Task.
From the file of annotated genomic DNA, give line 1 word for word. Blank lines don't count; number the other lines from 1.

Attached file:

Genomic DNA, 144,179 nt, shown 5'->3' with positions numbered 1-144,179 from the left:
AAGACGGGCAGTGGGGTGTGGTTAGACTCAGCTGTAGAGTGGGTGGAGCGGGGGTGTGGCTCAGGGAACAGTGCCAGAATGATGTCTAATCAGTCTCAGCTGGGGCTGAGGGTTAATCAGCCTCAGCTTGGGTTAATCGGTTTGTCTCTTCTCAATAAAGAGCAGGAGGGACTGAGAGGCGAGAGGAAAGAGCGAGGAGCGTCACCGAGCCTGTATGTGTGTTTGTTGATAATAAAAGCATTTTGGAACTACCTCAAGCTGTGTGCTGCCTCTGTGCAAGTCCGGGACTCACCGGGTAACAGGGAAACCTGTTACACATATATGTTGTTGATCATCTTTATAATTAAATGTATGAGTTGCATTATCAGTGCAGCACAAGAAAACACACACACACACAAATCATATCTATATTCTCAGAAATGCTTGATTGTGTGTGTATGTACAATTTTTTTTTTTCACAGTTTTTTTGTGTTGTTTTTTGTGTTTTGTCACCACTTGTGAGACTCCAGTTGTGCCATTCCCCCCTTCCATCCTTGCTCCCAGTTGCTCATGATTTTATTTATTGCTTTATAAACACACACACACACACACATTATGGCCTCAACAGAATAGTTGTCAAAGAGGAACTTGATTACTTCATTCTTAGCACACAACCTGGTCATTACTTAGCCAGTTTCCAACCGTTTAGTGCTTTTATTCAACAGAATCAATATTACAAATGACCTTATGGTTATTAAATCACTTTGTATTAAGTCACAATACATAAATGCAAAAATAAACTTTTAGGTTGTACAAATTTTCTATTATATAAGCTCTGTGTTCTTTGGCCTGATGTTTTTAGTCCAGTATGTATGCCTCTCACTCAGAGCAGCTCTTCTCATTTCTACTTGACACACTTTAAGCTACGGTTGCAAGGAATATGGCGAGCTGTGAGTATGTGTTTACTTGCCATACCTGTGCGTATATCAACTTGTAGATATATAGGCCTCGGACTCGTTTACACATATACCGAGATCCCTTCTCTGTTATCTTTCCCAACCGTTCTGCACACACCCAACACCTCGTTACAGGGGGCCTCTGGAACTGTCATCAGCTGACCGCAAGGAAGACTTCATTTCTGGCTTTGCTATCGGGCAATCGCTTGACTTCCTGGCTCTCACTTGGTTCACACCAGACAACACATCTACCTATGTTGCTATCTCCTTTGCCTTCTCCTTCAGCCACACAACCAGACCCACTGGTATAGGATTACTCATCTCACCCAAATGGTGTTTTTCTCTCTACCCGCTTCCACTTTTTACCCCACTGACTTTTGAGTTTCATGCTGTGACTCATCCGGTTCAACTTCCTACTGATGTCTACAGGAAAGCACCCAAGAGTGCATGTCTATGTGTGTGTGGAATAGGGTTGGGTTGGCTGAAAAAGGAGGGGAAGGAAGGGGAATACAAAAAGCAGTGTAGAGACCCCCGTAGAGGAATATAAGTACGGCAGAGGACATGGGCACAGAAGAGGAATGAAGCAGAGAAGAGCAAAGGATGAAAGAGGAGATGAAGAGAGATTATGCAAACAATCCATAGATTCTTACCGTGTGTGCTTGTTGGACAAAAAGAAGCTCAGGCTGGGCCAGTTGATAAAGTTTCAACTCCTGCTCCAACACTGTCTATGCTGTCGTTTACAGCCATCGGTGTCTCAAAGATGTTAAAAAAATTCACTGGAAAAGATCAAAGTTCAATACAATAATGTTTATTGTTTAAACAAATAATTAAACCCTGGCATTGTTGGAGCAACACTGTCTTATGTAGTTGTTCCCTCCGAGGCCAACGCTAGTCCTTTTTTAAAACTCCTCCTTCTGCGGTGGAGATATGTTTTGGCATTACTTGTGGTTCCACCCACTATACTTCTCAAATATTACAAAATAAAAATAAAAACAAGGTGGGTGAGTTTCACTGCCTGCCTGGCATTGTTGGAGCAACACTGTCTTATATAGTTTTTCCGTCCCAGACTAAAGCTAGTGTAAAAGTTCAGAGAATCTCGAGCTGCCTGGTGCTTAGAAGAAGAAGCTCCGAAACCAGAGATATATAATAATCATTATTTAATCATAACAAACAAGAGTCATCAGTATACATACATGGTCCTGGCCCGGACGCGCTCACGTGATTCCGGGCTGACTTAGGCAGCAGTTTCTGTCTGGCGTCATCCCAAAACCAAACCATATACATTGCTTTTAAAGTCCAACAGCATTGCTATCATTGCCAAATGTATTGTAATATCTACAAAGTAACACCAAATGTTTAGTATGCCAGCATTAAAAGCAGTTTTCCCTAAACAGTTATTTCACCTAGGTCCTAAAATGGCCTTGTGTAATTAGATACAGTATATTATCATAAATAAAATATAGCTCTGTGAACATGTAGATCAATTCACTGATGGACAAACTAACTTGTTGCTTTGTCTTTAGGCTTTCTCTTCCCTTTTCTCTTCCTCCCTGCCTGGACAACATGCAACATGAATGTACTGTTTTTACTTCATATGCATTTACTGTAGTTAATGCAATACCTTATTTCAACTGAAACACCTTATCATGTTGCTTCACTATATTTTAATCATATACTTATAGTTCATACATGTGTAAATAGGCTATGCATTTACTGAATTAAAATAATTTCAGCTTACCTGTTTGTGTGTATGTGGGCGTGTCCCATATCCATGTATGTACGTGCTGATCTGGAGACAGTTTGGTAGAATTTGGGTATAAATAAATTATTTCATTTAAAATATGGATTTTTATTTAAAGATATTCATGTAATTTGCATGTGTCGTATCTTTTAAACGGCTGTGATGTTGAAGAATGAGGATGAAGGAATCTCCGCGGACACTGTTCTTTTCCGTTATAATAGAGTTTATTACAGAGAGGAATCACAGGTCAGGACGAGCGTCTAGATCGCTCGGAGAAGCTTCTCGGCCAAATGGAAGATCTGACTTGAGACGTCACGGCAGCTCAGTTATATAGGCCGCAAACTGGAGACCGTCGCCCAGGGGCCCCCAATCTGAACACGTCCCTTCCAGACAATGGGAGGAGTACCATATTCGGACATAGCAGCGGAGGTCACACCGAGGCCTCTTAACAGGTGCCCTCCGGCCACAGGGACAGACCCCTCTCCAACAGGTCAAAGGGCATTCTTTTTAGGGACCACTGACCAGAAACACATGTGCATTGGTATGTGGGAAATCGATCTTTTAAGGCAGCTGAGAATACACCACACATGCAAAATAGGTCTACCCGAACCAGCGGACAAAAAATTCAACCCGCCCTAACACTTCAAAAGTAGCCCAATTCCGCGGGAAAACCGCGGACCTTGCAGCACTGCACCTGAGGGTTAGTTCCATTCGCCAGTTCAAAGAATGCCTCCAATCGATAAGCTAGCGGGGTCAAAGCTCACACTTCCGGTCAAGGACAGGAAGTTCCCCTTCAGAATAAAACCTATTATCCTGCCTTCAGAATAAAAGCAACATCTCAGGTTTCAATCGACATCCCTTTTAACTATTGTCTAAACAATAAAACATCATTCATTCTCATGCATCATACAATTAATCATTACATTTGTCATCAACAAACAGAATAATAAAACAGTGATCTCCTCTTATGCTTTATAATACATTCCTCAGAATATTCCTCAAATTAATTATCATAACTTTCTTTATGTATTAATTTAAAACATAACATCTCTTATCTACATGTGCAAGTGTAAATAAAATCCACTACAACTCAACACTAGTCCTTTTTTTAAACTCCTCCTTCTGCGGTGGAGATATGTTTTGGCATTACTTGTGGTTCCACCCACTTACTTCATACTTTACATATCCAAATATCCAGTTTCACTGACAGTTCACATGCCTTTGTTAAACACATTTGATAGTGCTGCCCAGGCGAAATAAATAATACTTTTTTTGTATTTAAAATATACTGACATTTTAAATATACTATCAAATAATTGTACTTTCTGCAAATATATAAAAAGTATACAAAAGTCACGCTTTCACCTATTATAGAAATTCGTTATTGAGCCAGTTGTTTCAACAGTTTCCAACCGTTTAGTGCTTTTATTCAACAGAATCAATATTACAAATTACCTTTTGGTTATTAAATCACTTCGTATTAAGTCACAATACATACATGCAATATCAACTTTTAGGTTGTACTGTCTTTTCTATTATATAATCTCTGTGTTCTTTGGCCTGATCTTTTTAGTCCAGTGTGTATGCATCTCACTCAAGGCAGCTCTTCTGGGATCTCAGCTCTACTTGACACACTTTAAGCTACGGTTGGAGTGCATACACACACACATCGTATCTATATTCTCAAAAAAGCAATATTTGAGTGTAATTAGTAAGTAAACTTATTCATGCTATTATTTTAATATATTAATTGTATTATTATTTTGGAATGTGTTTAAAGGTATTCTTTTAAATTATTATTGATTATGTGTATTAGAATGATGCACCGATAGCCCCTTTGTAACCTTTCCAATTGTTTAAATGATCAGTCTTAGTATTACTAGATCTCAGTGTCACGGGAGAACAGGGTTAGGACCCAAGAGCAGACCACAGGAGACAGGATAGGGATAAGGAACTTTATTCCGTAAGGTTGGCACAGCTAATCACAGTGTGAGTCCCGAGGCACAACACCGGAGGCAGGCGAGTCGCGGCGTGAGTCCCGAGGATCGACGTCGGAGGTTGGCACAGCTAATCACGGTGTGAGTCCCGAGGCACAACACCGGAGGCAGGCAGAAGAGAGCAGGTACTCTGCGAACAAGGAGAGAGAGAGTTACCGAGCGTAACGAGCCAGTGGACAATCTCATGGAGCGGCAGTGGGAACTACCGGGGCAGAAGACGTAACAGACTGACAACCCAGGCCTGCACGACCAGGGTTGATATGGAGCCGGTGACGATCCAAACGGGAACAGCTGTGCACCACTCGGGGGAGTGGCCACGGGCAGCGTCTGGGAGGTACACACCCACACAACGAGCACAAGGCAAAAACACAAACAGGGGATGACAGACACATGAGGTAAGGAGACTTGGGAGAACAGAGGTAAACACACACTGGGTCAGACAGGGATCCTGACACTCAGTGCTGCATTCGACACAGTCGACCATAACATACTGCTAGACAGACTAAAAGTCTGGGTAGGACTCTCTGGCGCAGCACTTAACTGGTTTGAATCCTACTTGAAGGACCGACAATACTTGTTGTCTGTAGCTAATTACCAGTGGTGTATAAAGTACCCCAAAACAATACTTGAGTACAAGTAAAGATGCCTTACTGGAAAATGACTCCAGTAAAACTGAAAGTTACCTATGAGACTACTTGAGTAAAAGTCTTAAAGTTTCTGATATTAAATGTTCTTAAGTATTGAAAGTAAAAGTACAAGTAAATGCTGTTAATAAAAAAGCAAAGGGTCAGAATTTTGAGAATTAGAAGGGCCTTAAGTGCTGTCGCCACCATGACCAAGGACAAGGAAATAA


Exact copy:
Genomic DNA, 144,179 nt, shown 5'->3' with positions numbered 1-144,179 from the left: